Next up on our Staff Picks of 2019 (find the rest, and last year’s over here) is Renee! Her list is a good mix of all the genres she reads–from teen to non-fiction naturey things, from contemporary fiction to romance, she’s got a bit of everything! And she, like so many of us this year, couldn’t pick just 10, so there’s an honorable mention down there, too!
Sorcery of Thorns, by Margaret Rogerson
Margaret Rogerson’s second book was a delight to read. It was funny, smart, had a kickbutt heroine, a creepily charming demon, a dark and surly yet beguiling sorcerer…I could go on. Just like her first book, Sorcery of Thorns takes readers on a journey in a magical and dangerous world.
Smoke Gets in Your Eyes, by Caitlin Doughty
My most recent obsession is death. Weird? Perhaps. But also fascinating. Caitlin Doughty’s memoir of her time working in a crematorium is the reason for my newest morbid obsession. Doughty not only talks about the day-to-day life in the crematorium, she also dives into the cultural ideas and practices that surround death and how many of them hinder the grieving process and leave the general public unprepared for something that is guaranteed to happen to all of us. I would recommend any book by Doughty as they are all insightful, educational, and downright entertaining.
If You Want To Make God Laugh, by Bianca Marais
Bianca Marais’ second book is just as beautiful and moving as her first. Her writing is so powerful. She says so much in just a few words. I felt connected to these characters after the first few chapters. They come alive on the page, and it is engrossing watching all of their stories unfold and seeing how they interlink. This book is a beautiful tribute to both motherhood and sisterhood, as well as the ability love has to change our lives. Joy, heartbreak, anger, and sadness are just a few of the emotions one will experience reading this book.
Gideon the Ninth, by Tamsyn Muir
This book. Oh my. Everything about the book was rough and gritty and disgusting but so enjoyable, like it was giving you permission to just embrace all the worst things about yourself. The descriptions were so vivid and creative and just horrible (in a good way!). Also, I have many much FEELSSSS about Gideon and Harrow. There was a lot of “what the F is going on?” in the beginning and then you hit like, page 175 or something, and then you’re like “oh…Oh….OH!” And then you hit the end of the book and you die a little because you now have to wait who knows how long for the next book!!! [Editor’s note: Gotta wait for June! Harrow comes out in June!]
The Rise of Kyoshi, by F.C. Yee
My little Avatar-deprived heart sang when I heard there was going to be a book series about Avatar Kyoshi. And the fact that it is written by a Colorado author makes it that much more awesome. If you are a fan of Avatar: the Last Airbender, you need to pick up this book. It is just as fun and clever and packed with adventure and weird hybrid animals as the show. Kyoshi has such a different Avatar journey than Aang or Roku, and it is so cool to learn more about the history of that Avatar universe.
The Rise of Wolf 8, by Rick McIntyre
The first in a trilogy about the great wolves of Yellowstone, The Rise of Wolf 8 tells the amazing and inspiring story of Wolf 8 and his family. McIntyre’s writing is simple and precise with minimal frills, but each word has power and pulls emotion from the reader almost without them realizing. No one knows the wolves of Yellowstone better than Rick McIntyre, and this book certainly shows it.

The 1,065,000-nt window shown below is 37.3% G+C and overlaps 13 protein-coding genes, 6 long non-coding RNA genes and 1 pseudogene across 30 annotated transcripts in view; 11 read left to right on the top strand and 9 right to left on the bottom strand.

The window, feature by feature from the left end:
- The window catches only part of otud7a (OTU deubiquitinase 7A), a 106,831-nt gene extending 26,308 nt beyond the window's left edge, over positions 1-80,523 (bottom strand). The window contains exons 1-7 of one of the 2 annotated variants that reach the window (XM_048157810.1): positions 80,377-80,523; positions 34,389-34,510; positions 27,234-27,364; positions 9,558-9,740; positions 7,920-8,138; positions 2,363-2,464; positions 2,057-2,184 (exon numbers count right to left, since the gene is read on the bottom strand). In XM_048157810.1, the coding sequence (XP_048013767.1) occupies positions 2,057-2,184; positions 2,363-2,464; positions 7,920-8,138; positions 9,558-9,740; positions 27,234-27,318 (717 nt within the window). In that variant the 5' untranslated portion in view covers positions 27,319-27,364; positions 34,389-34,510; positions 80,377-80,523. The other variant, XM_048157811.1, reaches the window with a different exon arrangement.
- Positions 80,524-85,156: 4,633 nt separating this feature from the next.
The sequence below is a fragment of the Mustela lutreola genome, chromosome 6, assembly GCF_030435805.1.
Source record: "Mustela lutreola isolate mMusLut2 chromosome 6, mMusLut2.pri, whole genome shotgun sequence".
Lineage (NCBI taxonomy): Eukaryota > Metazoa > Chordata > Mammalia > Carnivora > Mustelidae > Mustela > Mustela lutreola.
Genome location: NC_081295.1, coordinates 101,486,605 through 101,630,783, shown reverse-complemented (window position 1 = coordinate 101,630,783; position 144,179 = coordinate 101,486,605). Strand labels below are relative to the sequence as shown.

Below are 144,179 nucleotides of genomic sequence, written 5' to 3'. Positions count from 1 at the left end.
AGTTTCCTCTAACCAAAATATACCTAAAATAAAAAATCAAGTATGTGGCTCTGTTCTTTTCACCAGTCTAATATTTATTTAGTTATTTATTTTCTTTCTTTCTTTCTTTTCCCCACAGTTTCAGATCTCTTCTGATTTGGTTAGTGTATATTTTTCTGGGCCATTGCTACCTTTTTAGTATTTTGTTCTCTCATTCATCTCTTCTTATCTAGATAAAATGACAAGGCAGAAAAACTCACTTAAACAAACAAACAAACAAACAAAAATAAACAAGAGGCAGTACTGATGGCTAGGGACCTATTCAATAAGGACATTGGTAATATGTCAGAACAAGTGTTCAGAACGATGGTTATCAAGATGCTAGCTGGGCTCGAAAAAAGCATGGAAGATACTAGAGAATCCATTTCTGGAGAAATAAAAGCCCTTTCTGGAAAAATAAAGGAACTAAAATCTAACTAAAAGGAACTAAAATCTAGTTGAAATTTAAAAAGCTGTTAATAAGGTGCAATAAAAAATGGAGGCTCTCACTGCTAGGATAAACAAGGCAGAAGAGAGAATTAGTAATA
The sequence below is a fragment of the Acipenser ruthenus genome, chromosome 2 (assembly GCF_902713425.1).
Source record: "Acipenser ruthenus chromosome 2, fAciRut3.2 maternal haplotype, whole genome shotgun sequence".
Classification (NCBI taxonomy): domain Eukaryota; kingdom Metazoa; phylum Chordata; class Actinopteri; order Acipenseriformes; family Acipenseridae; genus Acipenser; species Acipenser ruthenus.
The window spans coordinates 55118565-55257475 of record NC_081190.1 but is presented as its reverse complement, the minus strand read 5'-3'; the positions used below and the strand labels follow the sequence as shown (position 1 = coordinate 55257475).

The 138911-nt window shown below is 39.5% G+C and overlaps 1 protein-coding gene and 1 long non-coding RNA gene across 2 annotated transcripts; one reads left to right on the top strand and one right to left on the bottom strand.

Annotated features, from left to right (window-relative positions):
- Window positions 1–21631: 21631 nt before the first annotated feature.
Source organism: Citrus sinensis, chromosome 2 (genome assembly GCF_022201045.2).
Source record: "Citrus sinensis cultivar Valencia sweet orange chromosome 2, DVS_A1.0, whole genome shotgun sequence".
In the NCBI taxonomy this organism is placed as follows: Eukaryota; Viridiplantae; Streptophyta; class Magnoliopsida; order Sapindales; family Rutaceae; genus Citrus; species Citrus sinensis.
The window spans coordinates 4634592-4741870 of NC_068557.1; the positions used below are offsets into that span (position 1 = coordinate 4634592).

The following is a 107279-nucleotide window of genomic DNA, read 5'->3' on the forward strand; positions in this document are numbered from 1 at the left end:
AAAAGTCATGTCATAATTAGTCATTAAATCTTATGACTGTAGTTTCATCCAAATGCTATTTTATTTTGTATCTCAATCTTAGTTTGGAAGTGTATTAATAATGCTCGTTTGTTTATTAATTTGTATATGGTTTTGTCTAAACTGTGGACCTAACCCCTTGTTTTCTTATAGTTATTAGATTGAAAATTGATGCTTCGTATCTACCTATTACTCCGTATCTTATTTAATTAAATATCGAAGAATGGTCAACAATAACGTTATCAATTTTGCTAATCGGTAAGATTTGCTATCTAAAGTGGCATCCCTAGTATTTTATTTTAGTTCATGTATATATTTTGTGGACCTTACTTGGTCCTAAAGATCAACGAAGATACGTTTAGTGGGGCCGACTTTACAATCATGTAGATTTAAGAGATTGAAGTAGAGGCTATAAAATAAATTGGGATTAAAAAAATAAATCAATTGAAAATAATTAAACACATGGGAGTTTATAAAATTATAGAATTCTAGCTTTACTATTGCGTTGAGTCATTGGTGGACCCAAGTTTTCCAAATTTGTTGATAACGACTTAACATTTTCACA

For Your Consideration: Keanu Reeves, by Larissa Zageris and Kitty Curran
It’s a book all about Keanu Reeves. What’s not to love? This book is the perfect combination of gushing appreciation, biography, and critical reflection on Keanu Reeves’ impact and influence on Hollywood and the wider social consciousness. This tiny book has a lot to offer, just as Reeves himself does.
The Roxy Letters, by Mary Pauline Lowry (pub date 4/7/20)
I certainly wouldn’t call The Roxy Letters a book for everyone. But if you’re someone who has ever felt like a kid stuck in an adult’s body who’s just bumbling around trying to figure out life, you might enjoy this book! Roxy is lacking creative inspiration, has a weird annoying boss who has it out for her, is trying to remedy her lackluster love life, and on top of all that is trying to fight corporate America by taking over Austin’s great local shops. She may be a bit crass, a bit selfish, and a bit dramatic, but I personally loved Roxy as a narrator. It made for a good self-indulgent read.
Redshirts, by John Scalzi
Yes, this is a book that was inspired by that one certainty of the Star Trek universe all Trekkies (and even some non-Trekkies) know about (ask your nerdy friend if you don’t know what I’m talking about). This is the first John Scalzi book I read and I really enjoyed it. It played on all the best tropes and was just the right amount of absurd. It was also rather touching at the end.
Dear Sweet Pea, by Julie Murphy
I’ve liked every Julie Murphy book I’ve read, and she did a great job with her debut middle grade. This is a sweet story about a young girl dealing with her parents divorce, friendships, and just growing up. It’s a funny, relatable, body-positive book tackles some pick subjects in an accessible way.
Honorable mention: Dating You/Hating You, by Christina Lauren
I would be remiss to not include a romance book on my list! Christina Lauren has become one of my new favorite romance authors. Her characters are all so fun and interesting and a lot of her books are enemies to loves-esque (which is my fave). Her writing is easy to fall into and I am constantly laughing at the situations and emotions the characters find themselves having.
You can get any or all of Renee’s 2019 picks by clicking on the titles above, or calling the store to reserve them!